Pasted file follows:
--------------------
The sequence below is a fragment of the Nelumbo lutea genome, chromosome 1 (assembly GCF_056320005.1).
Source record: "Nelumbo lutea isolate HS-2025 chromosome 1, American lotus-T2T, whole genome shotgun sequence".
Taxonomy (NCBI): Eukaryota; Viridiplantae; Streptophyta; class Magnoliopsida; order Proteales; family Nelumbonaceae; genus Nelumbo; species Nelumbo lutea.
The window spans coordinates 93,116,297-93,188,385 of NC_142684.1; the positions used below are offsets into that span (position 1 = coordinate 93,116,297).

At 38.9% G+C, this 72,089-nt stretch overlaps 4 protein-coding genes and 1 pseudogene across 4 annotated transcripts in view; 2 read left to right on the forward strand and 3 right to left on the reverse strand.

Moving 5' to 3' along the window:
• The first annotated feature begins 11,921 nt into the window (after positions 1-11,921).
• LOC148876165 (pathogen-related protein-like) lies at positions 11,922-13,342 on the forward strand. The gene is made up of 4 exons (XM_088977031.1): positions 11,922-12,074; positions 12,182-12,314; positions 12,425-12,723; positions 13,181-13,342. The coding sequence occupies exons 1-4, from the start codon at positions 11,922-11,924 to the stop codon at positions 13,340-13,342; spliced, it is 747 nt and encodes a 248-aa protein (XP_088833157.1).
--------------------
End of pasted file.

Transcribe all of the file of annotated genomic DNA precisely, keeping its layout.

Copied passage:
The sequence below is a fragment of the Nelumbo lutea genome, chromosome 1 (assembly GCF_056320005.1).
Source record: "Nelumbo lutea isolate HS-2025 chromosome 1, American lotus-T2T, whole genome shotgun sequence".
Taxonomy (NCBI): Eukaryota; Viridiplantae; Streptophyta; class Magnoliopsida; order Proteales; family Nelumbonaceae; genus Nelumbo; species Nelumbo lutea.
The window spans coordinates 93,116,297-93,188,385 of NC_142684.1; the positions used below are offsets into that span (position 1 = coordinate 93,116,297).

At 38.9% G+C, this 72,089-nt stretch overlaps 4 protein-coding genes and 1 pseudogene across 4 annotated transcripts in view; 2 read left to right on the forward strand and 3 right to left on the reverse strand.

Moving 5' to 3' along the window:
• The first annotated feature begins 11,921 nt into the window (after positions 1-11,921).
• LOC148876165 (pathogen-related protein-like) lies at positions 11,922-13,342 on the forward strand. The gene is made up of 4 exons (XM_088977031.1): positions 11,922-12,074; positions 12,182-12,314; positions 12,425-12,723; positions 13,181-13,342. The coding sequence occupies exons 1-4, from the start codon at positions 11,922-11,924 to the stop codon at positions 13,340-13,342; spliced, it is 747 nt and encodes a 248-aa protein (XP_088833157.1).